The global debt crisis is perhaps the single biggest threat to our economic future and therefore understanding how it might be resolved is vital. This article examines six options for resolving the global debt crisis. It also suggests which of these we are most likely to see, and what that will mean for investors.
Part I of The science & success of trend following covered what trend following is, and where it came from. Part II reveals how trend following works. It also tries to answer the question: If trend following is so profitable, why aren’t more traders trend followers?
Trend followers are not concerned with balance sheets, income statements, supply and demand, the outcome of Fed meetings, or even the news. That’s because they don’t try to predict the direction of markets, they simply react to market movements and follow along.
If you had given $10,000 to Warren Buffet in 1956 that investment would now be worth over $400 million, and that’s after fees and taxes. Much of Buffet’s success is owed to his chosen investment philosophy, that of value investing. This article provides an introduction to the value investing philosophy and outlines its core principles. Background [...]
Financial repression poses a serious threat to the wealth of millions of savers and investors, and it is likely to be a dominant feature within the financial landscape for at least the remainder of the decade. This article examines what financial repression is, and how savers and investors can protect themselves from it.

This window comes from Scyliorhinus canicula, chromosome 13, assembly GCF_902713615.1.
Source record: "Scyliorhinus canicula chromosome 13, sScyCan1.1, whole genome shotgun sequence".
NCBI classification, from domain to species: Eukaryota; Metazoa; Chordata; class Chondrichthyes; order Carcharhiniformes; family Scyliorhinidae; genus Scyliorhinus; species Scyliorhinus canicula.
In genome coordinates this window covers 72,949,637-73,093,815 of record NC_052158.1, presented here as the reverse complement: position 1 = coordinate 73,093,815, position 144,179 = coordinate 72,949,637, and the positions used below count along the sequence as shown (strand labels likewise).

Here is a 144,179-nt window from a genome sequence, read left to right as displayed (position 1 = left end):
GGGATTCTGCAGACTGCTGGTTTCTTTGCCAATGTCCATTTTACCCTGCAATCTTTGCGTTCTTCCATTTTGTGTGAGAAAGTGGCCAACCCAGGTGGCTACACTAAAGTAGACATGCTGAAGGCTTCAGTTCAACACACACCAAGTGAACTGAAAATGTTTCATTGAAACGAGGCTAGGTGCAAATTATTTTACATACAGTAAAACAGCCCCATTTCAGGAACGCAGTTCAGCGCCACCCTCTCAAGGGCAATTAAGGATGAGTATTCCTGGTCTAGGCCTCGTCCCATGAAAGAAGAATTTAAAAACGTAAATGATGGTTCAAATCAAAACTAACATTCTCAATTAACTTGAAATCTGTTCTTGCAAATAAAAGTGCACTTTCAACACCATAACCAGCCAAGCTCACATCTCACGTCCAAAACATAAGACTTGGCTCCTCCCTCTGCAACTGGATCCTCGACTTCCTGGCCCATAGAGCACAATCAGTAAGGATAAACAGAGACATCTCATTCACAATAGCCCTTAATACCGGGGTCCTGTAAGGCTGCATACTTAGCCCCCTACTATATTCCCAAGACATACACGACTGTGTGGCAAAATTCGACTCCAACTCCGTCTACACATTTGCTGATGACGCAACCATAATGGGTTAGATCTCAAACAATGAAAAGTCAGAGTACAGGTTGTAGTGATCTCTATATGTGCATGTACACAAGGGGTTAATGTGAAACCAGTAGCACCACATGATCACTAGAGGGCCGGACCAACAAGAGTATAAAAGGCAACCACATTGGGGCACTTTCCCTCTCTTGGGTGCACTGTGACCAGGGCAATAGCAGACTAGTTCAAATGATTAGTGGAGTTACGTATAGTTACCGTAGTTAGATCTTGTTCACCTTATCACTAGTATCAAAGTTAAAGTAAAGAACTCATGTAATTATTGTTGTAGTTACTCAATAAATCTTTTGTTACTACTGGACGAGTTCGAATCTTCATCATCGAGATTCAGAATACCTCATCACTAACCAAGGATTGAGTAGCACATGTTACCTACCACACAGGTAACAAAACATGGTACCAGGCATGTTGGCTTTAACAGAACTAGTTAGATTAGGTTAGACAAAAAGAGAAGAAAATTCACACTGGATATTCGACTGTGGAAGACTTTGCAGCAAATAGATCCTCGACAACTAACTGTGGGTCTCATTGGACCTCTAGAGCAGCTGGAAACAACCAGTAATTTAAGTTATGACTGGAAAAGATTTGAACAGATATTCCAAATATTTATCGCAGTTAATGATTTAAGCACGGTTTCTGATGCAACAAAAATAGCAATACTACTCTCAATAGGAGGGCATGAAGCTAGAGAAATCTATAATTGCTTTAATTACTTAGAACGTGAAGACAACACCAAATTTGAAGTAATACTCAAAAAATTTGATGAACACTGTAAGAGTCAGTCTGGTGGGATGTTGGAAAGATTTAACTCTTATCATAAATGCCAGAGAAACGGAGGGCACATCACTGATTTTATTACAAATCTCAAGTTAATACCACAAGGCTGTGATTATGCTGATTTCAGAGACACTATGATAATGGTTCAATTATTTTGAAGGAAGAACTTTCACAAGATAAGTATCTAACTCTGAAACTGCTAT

The price of gold recovered overnight losses after the release of US Federal Reserve meeting notes in London trade Thursday morning, rising back to $1375 as major stock markets also rose with commodities.
While the Fed’s taper talk has been tapered and then un-tapered, the market may now be tapering the Fed rather than vice versa. Let’s assess Act 2 of the taper talk and the implications for the markets, including the dollar and gold.
Wholesale gold edged back from last week’s two-month closing high on Monday morning, recording its best London Gold Fix since 18th June above $1375 per ounce. World stock markets slipped, with Indonesia dropping 5.5%, as major government bond prices also fell, driving interest rates higher.
In normal times, today’s combination of record low interest rates and massive infusions of capital into the banking system would ignite the mother of all expansions. That it hasn’t has confused the economists whose textbooks clearly state that it should. And it has convinced the Fed to just keep upping the ante with QE after QE.
There is some evidence in the UK of a pick-up in consumer spending. There are two likely factors behind this, the first perhaps being seasonal, aided by the fine weather. The second is less obvious, but combines with the first to encourage purchases of big ticket items; and this is cheap consumer finance coupled with growing expectations of higher interest rates in the future.
In the short to medium term, the U.S. dollar and currencies are heavily influenced by the actions of the Fed. As the Fed may be reading tealeaves as much as anyone else, we may be facing particularly high policy uncertainty that, in turn, reflects on elevated volatility in the bond and currency markets. The good news is that this may yield opportunities for the prudent investor.